Marking the 40th anniversary of the first reported cases, Capitol Hill’s AMP Plaza will host World AIDS Day commemoration

The plaza’s andimgonnamisseverybody is a giant X made from speakers, a 20 foot by 20 foot structure, designed by artist Christopher Paul Jordan to represent X as a positive symbol turned on its axis to erode the perceived binary between HIV positive and HIV negative people and symbolizing a solidarity between the two.

As it prepares to move into a new home and leads the way in putting Capitol Hill’s newest community gathering space in motion, Gay City is planning to mark the 40th anniversary of the AIDS epidemic with a World AIDS Day commemoration Wednesday in the new AMP Plaza above Capitol Hill Station.

The December 1st will feature artists and storytellers impacted by the AIDS epidemic and a candlelight vigil led by The Sisters Of Perpetual Indulgence, The Abbey of St. Joan:

World AIDS Day at The AMP Plaza
Wednesday, December 1st 4 PM
920 E Barbara Bailey Way
Join us in person or virtually to commemorate World AIDS Day on Wednesday, Dec. 1 at 4 p.m. This year, we mark the 40th anniversary of the first reported cases of the AIDS epidemic. In remembrance, Gay City will partner with The AMP and community organizers to host a World AIDS Day commemoration. We will remember those impacted by AIDS and the importance of investing in research and prevention efforts.

CHS reported here on Gay City’s 26 years of service and plans for a new Capitol Hill headquarters on E Pine. Gay City has also stepped forward to help steward the new AIDS Memorial Pathway stretching across Capitol Hill Station’s plaza and Cal Anderson Park. Continue reading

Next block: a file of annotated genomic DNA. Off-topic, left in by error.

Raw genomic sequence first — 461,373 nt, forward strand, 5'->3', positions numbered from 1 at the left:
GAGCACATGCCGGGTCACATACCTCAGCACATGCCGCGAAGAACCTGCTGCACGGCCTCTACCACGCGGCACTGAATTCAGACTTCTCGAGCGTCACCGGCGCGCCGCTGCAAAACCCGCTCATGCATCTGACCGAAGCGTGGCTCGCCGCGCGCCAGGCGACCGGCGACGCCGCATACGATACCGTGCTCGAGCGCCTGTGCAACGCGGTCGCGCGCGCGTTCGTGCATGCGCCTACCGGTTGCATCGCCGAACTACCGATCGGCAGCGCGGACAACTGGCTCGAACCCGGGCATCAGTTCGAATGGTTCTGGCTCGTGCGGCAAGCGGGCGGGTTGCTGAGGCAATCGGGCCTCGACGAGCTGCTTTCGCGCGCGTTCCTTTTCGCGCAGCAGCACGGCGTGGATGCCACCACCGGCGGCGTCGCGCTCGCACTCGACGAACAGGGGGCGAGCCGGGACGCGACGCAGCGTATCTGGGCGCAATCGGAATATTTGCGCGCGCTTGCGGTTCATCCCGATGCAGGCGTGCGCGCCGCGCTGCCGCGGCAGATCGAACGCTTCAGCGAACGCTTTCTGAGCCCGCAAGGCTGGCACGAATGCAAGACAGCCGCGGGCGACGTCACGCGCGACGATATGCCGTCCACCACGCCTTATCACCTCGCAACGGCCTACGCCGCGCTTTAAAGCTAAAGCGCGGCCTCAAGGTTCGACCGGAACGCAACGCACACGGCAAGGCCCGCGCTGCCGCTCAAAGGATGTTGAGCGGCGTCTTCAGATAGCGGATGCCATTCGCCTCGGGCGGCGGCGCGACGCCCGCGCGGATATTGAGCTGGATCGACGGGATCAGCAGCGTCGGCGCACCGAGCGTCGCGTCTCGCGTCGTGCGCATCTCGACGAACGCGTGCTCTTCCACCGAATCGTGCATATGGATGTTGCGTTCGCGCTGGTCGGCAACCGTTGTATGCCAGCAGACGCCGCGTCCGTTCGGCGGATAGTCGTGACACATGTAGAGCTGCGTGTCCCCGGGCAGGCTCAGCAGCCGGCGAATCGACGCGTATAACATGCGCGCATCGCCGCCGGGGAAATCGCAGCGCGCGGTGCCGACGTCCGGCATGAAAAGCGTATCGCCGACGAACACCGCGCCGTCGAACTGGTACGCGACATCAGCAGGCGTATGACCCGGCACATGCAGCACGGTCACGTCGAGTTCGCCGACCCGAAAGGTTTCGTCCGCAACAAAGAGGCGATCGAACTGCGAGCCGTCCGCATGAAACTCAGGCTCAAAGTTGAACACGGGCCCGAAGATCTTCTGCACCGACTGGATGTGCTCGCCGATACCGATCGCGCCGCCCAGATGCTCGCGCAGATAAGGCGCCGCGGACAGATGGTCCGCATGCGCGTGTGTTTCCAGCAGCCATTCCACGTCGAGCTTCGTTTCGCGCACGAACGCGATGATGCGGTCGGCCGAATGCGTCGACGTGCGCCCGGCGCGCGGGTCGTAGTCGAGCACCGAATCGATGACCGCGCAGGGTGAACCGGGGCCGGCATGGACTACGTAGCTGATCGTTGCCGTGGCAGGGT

Council committee OKs ordinance for AIDS Memorial Pathway art that will rise at center of Capitol Hill Station plaza

A Seattle City Council committee Thursday approved a key ordinance and got a look at the artwork being planned for the AMP: AIDS Memorial Pathway project destined to be the centerpiece of the Capitol Hill Station plaza and connect the development to nearby Cal Anderson Park.

During the session, the council approved the use of “non city funds” and the donation of three major art components of the project funded by the AMP foundation set up to support the project. A requirement that the council and the Office of Arts and Culture work out a specific plan to pay for maintenance of the Memorial Pathway art once it comes under city control was also added to Thursday’s approval. The ordinance will now move on to the full council for a final vote in March.

The donations from AMP approved Thursday cover some $750,000 in art: Continue reading

More hate vandalism on Capitol Hill: City says AIDS Memorial Pathway installations torn down

“When thinking about a temporary art, I thought about the condom, and how, at the start of the AIDs crisis, it became this necessary evil. This thing that people had to utilize and it was a constant reminder of death, of infection, it was a killjoy in a lot of ways. I wanted to take that thing, which was a symbol of fear, and turn it into something of beauty. Now that we’re sort of past that hump and we can look back with more appreciation of the struggle everyone went through and feelings people had. I used about 1000 condoms between the four pieces.” — Pete Rush – AMP Broadway

Artwork installed for Pride around the Capitol Hill Station mixed-use development construction site was ripped down almost as quickly as it went up over the weekend. The city’s Office of Arts and Culture said it is working on getting the works replaced.

Work by artists including Gabriel Stromberg, Pete Rush, and Timothy White Eagle were ripped down in the vandalism. The installations are part of the project creating the AIDS Memorial Pathway, a walkway featuring artwork and tributes that will connect the mixed-use buildings to nearby Cal Anderson Park when it opens in 2020. Continue reading